Interesting Facts

For the past three months, Angler’s have had plenty of time preparing for the opening of snook season. Just in case you have never caught a snook here are some interesting facts about snook. Five species of Snook (common snook, small scale fats snook, large scale fat snook, Tarpon snook, and sworn spine snook) live within our state waters. The most common snook that is caught is the common snook. Life expectancy of a snook is ( females 21 years and males 15 years). Typically, spawning occurs in Florida from late spring until late summer. For the most part, snook do not migrate great distances. However, in late spring they will move from their winter hang out to their spawning grounds. When targeting snook, anglers should keep in mind that it is best to use artificial Lures such as MirrOLure Mirror 7-M, Yozuri Crystal Minnow, or scented jerk baits during the colder months. During the warmer summer months, anglers will want to target snook during low light conditions or at night. One bait that is sure to get plenty of attention is a live shrimp. Fishing near ambush points such as bridge fenders or docks that are lit up at night our best. Moving water is ideal when targeting snook. The best type of equipment to use in order to bring one of these fish to the boat is a 7 foot medium action spinning reel combo equipped with 30 pound test braided line and mono leader. Anglers should inspect their equipment before fishing. This will help win the battle of tug-of-war with one of the hardest fighting fish in our inshore waters. Snook have a closed season from December 15 to January 31, and June 1 to August 31 in the Atlantic waters with a legal size limit of 28 to 32 inches. Angler’s are permitted to legally harvest one snook per day with a $10 snook permit. The state record for snook weighs in at 44 pounds. Throughout our region, Anglers can expect to catch many fish weighing up to 30 pounds.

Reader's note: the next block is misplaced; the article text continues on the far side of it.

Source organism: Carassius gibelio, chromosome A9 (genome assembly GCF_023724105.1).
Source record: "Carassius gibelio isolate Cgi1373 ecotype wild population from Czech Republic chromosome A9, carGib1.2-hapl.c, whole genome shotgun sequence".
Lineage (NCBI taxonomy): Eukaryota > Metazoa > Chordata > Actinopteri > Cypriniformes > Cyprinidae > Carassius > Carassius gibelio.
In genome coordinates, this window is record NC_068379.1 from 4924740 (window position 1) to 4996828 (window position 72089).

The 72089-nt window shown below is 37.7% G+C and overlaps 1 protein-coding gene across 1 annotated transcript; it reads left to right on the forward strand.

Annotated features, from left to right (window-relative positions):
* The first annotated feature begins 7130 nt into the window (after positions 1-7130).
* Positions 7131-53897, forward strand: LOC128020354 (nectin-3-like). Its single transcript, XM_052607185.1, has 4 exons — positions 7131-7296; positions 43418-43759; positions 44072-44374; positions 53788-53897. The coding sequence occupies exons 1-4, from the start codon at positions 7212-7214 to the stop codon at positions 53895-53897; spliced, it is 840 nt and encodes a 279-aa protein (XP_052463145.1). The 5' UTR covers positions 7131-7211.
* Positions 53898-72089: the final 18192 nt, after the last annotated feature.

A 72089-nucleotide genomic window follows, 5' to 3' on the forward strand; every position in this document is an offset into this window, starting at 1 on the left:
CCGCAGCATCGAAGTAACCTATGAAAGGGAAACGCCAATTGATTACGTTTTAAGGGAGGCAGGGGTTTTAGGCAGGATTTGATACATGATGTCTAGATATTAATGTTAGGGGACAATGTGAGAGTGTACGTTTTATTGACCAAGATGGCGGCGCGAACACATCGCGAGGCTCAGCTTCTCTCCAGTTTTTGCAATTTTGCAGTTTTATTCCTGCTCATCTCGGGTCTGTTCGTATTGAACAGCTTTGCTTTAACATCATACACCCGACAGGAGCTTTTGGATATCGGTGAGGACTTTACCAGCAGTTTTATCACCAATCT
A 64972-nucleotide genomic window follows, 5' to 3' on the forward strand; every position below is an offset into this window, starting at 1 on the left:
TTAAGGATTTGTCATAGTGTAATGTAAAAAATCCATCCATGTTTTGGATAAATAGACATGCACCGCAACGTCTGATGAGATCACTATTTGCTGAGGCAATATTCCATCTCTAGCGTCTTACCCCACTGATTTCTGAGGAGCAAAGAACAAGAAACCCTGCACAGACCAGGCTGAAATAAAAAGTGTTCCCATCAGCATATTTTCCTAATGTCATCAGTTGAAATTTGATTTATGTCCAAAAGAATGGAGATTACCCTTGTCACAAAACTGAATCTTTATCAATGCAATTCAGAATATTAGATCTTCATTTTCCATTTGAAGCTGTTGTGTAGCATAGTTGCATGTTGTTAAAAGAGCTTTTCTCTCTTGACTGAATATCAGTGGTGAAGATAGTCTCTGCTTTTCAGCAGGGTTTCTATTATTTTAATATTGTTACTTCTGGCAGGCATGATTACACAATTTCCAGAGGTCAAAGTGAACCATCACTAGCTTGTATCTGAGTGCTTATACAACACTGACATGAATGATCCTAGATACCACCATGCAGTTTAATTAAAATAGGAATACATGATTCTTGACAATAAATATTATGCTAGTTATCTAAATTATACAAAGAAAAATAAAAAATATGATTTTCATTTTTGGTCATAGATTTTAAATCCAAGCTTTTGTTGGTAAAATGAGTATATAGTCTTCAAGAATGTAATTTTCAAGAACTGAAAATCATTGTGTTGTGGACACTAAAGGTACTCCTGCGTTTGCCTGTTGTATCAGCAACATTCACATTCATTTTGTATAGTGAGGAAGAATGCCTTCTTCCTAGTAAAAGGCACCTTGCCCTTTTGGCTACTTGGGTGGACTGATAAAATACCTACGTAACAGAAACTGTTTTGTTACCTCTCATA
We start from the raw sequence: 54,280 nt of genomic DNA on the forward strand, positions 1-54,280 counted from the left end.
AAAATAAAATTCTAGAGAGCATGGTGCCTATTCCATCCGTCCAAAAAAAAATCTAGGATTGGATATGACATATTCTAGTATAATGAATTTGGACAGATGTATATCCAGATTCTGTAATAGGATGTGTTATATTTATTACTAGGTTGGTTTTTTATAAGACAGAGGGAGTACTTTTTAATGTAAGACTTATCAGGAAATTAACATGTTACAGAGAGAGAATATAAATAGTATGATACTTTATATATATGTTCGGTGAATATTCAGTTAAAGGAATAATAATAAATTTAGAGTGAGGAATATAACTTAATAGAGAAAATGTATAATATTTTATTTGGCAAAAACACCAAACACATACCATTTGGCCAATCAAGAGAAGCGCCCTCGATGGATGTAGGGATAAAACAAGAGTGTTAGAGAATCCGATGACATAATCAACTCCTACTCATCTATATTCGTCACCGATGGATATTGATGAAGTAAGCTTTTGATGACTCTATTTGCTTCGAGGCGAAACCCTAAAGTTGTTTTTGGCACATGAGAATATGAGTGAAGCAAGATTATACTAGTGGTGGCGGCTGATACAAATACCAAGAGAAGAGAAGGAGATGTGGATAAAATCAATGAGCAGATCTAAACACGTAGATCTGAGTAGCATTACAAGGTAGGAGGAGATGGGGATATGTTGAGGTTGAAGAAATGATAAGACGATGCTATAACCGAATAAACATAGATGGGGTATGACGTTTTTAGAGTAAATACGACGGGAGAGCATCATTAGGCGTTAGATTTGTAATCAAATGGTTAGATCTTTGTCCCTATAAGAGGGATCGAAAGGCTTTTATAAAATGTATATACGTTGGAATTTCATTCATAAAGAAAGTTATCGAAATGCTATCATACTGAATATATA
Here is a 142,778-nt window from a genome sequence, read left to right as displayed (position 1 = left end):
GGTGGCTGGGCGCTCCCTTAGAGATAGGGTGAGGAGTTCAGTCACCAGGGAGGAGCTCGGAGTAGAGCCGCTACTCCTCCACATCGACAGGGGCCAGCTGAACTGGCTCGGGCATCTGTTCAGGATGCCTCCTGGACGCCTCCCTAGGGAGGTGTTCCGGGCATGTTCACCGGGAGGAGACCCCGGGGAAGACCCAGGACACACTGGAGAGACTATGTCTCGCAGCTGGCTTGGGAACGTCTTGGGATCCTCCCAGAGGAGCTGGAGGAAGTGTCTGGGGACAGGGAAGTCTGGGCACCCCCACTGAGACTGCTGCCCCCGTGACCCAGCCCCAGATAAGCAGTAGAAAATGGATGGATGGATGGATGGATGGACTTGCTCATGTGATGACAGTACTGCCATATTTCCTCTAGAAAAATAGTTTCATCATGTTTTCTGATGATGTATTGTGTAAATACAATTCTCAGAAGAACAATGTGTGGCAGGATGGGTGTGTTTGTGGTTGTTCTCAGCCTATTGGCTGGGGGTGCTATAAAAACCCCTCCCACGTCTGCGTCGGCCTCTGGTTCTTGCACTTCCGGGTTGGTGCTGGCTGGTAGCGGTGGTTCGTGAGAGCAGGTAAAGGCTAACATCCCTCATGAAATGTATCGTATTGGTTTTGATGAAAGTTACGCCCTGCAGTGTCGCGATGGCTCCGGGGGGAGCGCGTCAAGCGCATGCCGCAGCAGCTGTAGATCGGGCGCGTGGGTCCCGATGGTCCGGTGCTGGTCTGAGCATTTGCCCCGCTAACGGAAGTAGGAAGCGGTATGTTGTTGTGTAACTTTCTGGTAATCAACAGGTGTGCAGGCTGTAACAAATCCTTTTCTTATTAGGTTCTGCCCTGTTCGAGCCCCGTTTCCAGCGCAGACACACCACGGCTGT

In addition, Anglers can expect to catch a few nice size redfish. Large shrimp rigged under a popping cork, gold spoons or scented jerk baits will all work well when targeting reds. This is especially true in the northern end of the banana River. Angler’s will want to fish there Baits near channel drop offs, sandy potholes, or structure. Sight casting will be the best when conditions are calm during the first few hours of the day. some of these reds will measure up to 30 inches in length.

Submitted By: Capt. Keith Mixon
Mixin’ Work With Play Fishing Charters